Instructional Technology Coach Funding

31 May 2022
Nicole Zumpano
Nicole Zumpano
Director of Instructional Technology Coaching, Learning Technology Center
Mindy Fiscus
Mindy Fiscus
Director of Government Affairs, Learning Technology Center

Building sustainable coaching programs in all K-12 districts

Despite their growing popularity and research to back their efficacy, funding for coaching programs can be sparse in many districts – especially in light of competing priorities and COVID-19 related financial stresses.

The LTC is committed to helping all Illinois K-12 districts navigate this start-up process by offering guidance and resources along the path to establishing a financially sustainable instructional coaching program.

Many of the funding sources outlined below are not explicitly targeted at supporting technology coaching programs. Instead, these funds often promote equity and the adoption of evidence-based professional development strategies. Under these rationales, districts can apply for these grants with the reasonable assumption that technology coaching will be viewed as an allowable expense.
ESSA Title I

Type: Federal

Deadline: Ongoing (annual)

Passed in 2015, the Every Student Succeeds Act (ESSA) provides funding to schools seeking to increase student equity via technology-based learning strategies. In accordance with guidance from the US Department of Education, Titles I, II, and IV of ESSA can be used to fund and support instructional coaching.

According to federal guidance, Title I funds can be used for non-instructional costs (behavior supports, attendance programs, community/parent engagement) if these costs are shown to help improve student achievement. Title I funds can also be spent on comprehensive, school-wide interventions, such as a school-wide coaching program.

Depending on a district’s size, location, and other utilizations of federal education funds, grants under several ESSA titles may also be combined together to establish or maintain a coaching program.

More Information: US Department of Education – Every Student Succeeds Act

ESSA Title II

Type: Federal

Deadline: Ongoing (annual)

Passed in 2015, the Every Student Succeeds Act (ESSA) provides funding to schools seeking to increase student equity via technology-based learning strategies. In accordance with guidance from the US Department of Education, Titles I, II, and IV of ESSA can be used to fund and support instructional coaching.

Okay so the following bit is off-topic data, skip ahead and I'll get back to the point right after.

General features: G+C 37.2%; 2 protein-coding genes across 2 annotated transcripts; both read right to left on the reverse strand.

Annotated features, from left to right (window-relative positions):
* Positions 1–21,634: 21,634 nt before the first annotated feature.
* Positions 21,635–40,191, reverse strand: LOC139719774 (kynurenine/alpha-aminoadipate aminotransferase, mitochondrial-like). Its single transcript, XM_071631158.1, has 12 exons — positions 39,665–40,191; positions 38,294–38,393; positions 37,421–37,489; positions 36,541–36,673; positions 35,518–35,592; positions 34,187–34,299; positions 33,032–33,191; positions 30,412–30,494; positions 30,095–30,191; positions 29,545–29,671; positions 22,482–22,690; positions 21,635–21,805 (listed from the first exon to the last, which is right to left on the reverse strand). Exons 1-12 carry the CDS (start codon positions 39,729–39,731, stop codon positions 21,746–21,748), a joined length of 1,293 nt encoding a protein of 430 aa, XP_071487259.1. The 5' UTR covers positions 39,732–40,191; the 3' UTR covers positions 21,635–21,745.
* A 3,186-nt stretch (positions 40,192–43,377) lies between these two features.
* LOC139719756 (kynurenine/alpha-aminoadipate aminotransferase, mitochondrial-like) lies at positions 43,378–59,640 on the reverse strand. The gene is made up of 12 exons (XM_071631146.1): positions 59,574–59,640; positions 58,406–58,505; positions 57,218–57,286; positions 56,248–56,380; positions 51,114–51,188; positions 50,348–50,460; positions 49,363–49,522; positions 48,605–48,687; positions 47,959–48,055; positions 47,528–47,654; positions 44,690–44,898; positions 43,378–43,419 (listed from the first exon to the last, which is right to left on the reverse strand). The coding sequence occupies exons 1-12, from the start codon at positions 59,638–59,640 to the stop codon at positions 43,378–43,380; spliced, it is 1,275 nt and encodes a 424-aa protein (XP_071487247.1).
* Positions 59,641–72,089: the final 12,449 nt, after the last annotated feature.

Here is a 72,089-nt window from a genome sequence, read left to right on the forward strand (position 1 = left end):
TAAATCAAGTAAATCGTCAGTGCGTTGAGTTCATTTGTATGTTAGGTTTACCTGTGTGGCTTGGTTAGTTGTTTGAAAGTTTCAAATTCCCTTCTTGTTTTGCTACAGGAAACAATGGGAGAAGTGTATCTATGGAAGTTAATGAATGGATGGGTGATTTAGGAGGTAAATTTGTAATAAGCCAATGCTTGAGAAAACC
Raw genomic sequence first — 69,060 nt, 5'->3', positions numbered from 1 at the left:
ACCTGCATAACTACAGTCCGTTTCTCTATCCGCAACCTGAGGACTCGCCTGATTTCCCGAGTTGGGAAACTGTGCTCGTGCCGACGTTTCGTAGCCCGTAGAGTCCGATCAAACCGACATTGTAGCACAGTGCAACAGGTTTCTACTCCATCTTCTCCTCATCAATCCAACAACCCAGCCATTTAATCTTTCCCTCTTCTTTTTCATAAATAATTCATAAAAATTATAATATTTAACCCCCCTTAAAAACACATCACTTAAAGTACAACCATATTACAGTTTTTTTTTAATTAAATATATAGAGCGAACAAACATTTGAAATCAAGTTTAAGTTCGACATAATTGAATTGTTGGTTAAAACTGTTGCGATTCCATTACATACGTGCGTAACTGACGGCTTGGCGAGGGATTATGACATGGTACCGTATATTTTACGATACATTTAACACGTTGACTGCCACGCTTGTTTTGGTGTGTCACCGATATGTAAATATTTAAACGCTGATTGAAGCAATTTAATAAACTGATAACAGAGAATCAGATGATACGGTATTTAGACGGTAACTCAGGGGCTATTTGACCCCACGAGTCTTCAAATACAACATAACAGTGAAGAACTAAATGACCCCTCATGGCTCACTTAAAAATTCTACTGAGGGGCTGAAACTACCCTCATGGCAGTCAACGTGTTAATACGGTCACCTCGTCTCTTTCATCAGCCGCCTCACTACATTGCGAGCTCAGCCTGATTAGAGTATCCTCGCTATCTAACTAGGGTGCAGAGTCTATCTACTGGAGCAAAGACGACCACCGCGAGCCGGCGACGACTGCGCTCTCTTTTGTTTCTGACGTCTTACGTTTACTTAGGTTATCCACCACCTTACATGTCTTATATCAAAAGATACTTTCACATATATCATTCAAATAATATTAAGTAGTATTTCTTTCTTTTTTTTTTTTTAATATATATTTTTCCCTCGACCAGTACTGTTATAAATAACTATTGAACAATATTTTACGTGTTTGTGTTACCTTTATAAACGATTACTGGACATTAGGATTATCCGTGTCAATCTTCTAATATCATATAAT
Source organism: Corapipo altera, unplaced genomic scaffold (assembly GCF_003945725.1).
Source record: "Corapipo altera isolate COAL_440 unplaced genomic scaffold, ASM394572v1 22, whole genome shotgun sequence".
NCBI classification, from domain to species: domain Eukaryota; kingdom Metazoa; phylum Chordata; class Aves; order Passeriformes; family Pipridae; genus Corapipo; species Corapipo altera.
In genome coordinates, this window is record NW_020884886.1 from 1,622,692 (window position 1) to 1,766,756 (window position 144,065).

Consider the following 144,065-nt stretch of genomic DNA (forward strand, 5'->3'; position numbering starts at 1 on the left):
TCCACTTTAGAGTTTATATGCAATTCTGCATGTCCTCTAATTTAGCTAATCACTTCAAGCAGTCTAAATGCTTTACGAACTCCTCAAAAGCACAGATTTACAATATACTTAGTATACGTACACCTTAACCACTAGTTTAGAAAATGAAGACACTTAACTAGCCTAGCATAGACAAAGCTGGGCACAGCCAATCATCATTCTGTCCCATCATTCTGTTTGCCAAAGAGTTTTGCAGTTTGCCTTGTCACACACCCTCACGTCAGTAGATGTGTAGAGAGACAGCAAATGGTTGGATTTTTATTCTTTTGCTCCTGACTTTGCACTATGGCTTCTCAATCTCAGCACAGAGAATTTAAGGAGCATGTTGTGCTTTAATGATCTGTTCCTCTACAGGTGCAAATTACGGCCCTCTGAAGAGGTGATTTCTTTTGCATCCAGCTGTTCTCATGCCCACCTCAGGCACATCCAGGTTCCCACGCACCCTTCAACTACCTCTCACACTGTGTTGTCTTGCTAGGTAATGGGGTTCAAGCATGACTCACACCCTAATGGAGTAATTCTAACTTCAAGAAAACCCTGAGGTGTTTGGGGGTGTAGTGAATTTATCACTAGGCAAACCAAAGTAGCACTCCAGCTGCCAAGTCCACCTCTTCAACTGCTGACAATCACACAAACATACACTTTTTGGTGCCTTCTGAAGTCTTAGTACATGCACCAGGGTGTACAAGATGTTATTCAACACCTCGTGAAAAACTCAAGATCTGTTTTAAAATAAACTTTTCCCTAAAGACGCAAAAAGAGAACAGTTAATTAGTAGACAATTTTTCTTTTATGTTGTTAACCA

According to federal guidance, Title II funds can be used for supporting efforts to train teachers, principals, or other school leaders to effectively integrate technology into curricula and instruction. This may include training to assist teachers in implementing blended learning projects (as defined in Section 4102(1)).

Depending on a district’s size, location, and other utilizations of federal education funds, grants under several ESSA titles may also be combined together to establish or maintain a coaching program.

More Information: US Department of Education – Every Student Succeeds Act

ESSA Title IV

Type: Federal

Deadline: Ongoing (annual)

Passed in 2015, the Every Student Succeeds Act (ESSA) provides funding to schools seeking to increase student equity via technology-based learning strategies. In accordance with guidance from the US Department of Education, Titles I, II, and IV of ESSA can be used to fund and support instructional coaching.

According to federal law, Title IV funds can be used for supporting a well-rounded education, as well as safe and healthy schools environments. A portion of the SSAE program funds (if $30,000 or greater) must be used for increasing effective use of technology to improve the academic achievement, academic growth, and digital literacy of all students.

Depending on a district’s size, location, and other utilizations of federal education funds, grants under several ESSA titles may also be combined together to establish or maintain a coaching program.